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Woes of Redskins’ secondary are glaring in first three weeks
Question of the Day
Shanahan himself studied its validity throughout league history. To win at least eight games with a rookie quarterback, he must be paired with a running attack and/or defense that ranks among the league’s best. So Shanahan figured Griffin would benefit from a Redskins defense that made great strides in 2011, its second season in a 3-4 scheme. Through three games this season, however, the defense — specifically, the secondary — is not matching Griffin’s contribution to the formula. It ranks last in the NFL with 8.8 yards allowed per pass.
“It’s definitely frustrating,” cornerback DeAngelo Hall said. “This defense hasn’t been used to things like that happening.”
With the Redskins’ list of injuries growing and the schedule about to intensify following Sunday’s road game against Tampa Bay (1-2), solving the secondary woes are the top priority.
“It’s more of a sense of urgency for everybody,” Shanahan said. “When you are not getting something done as a unit, everybody picks up their game and that is what we challenged our secondary to do. Everybody has got to make sure they have their responsibility down. No missed assignments, and you play to the best of your ability, and that is what we are working on.”
Big plays have been the greatest problem in consecutive losses to St. Louis and Cincinnati, and even in the Week 1 win over New Orleans.
Washington surrendered a 33-yard touchdown pass against New Orleans, a 34-yarder against St. Louis and touchdown passes of 73, 48 and 59 yards against Cincinnati.
Analysis of the root cause this week has produced an interesting revelation or two, but players and coaches ultimately say the execution on the field must improve.
“You can’t worry about the calls that’s being made on the sideline,” free safety Madieu Williams said. “It’s up to us to execute whatever call that is made, regardless of the situation.”
The starting point for discussion has been Cincinnati’s 73-yard touchdown on the first play from scrimmage.
Bengals wide receiver Mohamed Sanu lined up as the quarterback in the wildcat formation, with quarterback Andy Dalton as a receiver wide to the right. Sanu threw a deep pass to slot receiver A.J. Green, who outran strong safety DeJon Gomes in man-to-man coverage.
The Redskins expected Cincinnati to run out of that formation.
Multiple players, including Williams, said they were unaware of Sanu’s throwing ability despite his four collegiate touchdown passes.
Meanwhile, Cincinnati offensive coordinator Jay Gruden said in a national radio interview this week that he saved that pass specifically for Haslett’s Redskins because he knew they would play without a deep safety against that formation. Gruden and Haslett coached together in 2009 with the United Football League’s Florida franchise.
“We actually knew that the receiver could throw,” Haslett said. “We just didn’t know he could throw 50 yards on a rope.”
Haslett said the Redskins wouldn’t have surrendered a touchdown on the play if they had lined up properly with cornerback DeAngelo Hall covering Green in the slot instead of the slower Gomes. Hall initially covered Dalton on the play, and he was too far away to catch up to Green.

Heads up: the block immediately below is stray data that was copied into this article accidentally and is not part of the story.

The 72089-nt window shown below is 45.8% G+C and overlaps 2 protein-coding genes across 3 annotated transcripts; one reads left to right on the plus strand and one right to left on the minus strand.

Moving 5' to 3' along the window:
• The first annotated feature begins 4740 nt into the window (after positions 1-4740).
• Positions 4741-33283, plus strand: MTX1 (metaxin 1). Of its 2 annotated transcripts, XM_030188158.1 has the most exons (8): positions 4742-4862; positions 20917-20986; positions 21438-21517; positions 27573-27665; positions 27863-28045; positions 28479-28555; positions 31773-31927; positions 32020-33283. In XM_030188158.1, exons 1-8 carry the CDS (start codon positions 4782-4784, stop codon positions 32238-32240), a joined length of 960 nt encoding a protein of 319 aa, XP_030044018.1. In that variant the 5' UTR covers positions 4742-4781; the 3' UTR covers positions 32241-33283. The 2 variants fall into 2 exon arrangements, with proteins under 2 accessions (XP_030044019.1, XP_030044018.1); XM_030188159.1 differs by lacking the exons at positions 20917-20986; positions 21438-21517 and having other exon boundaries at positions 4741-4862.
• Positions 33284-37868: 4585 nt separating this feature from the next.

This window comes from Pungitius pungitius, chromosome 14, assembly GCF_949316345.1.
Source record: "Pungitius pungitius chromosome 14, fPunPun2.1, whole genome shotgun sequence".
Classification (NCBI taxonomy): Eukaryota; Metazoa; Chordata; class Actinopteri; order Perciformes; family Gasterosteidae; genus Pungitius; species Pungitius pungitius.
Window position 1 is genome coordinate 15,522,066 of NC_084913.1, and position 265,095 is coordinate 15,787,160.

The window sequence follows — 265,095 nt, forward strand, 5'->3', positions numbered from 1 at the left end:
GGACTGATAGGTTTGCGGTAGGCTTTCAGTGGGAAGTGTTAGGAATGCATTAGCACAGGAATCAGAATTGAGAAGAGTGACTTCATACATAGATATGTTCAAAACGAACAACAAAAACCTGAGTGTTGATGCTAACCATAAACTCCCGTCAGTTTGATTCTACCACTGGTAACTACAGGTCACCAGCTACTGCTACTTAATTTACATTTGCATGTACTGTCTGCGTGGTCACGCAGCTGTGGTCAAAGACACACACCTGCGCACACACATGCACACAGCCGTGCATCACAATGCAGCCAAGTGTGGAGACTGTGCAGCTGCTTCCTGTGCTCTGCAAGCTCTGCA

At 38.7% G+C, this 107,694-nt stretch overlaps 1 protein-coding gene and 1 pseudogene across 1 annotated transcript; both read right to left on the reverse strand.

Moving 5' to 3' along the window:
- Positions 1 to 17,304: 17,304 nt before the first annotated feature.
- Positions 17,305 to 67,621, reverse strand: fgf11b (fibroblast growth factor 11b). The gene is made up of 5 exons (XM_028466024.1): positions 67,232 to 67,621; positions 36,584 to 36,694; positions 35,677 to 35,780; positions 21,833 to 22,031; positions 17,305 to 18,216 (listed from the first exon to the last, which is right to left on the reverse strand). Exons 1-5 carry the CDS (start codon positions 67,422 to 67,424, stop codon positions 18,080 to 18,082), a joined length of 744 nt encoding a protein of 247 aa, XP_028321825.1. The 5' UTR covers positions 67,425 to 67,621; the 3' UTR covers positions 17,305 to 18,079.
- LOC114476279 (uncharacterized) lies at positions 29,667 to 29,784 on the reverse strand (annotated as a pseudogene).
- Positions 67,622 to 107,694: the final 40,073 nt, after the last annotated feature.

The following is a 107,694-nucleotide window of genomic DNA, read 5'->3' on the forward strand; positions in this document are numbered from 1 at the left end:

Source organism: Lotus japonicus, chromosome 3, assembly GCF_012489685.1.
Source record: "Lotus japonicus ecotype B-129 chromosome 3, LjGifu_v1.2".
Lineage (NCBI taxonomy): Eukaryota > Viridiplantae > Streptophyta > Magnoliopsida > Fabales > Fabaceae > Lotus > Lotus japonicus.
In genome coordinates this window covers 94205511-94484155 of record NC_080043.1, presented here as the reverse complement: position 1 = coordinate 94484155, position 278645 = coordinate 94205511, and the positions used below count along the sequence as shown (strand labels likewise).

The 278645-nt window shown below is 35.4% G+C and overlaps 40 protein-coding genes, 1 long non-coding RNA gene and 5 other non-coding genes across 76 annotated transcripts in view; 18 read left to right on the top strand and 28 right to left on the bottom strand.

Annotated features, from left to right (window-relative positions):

“They were just taking a shot,” Haslett said. “If DeAngelo gets on him and you’re off at 10 yards, then you’re still fine.”
The Bengals’ other two long touchdowns were clear player breakdowns. On the 59-yarder, receiver Andrew Hawkins beat rookie Richard Crawford to the deep middle in a Cover-2, a weak point in that defense Crawford is coached to defend.
Armon Binns went 48 yards for a touchdown on a quick out route on second-and-20 after cornerback Josh Wilson slipped coming out of his break.
The Redskins blitzed seven defenders without any safety help, hoping to force a quick throw that could put the Bengals in third-and-long. They were successful — Dalton released the ball 1.4 seconds after the snap — but Wilson didn’t make the play.
That re-ignited last year’s discussion about the risks and rewards of the Cover-0 blitz, of which Shanahan is a proponent.
“I had a guy like Champ Bailey,” said Shanahan, who coached the all-pro cornerback in Denver. “He wanted to run zero blitz every play. He wanted an opportunity to make a play. But the zero blitz is not very good unless you can put pressure on that quarterback and a guy is free. So a lot depends on the confidence of your corners. A lot depends on how well you disguise things to keep an offense off-balance.”
As the maligned secondary pushes forward this week, Haslett is confident it can positively impact games. He cited its strong performance against the Saints.
Although Washington gave up a long touchdown pass on a double move, New Orleans quarterback Drew Brees in that game posted his lowest single-game completion percentage since 2006.
“They’re in tune,” Haslett said. “We covered our butts off in the first game against maybe the best offense that ever played in the National Football League, so I know they can do it. We’ve just kind of got to keep working.”
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About the Author
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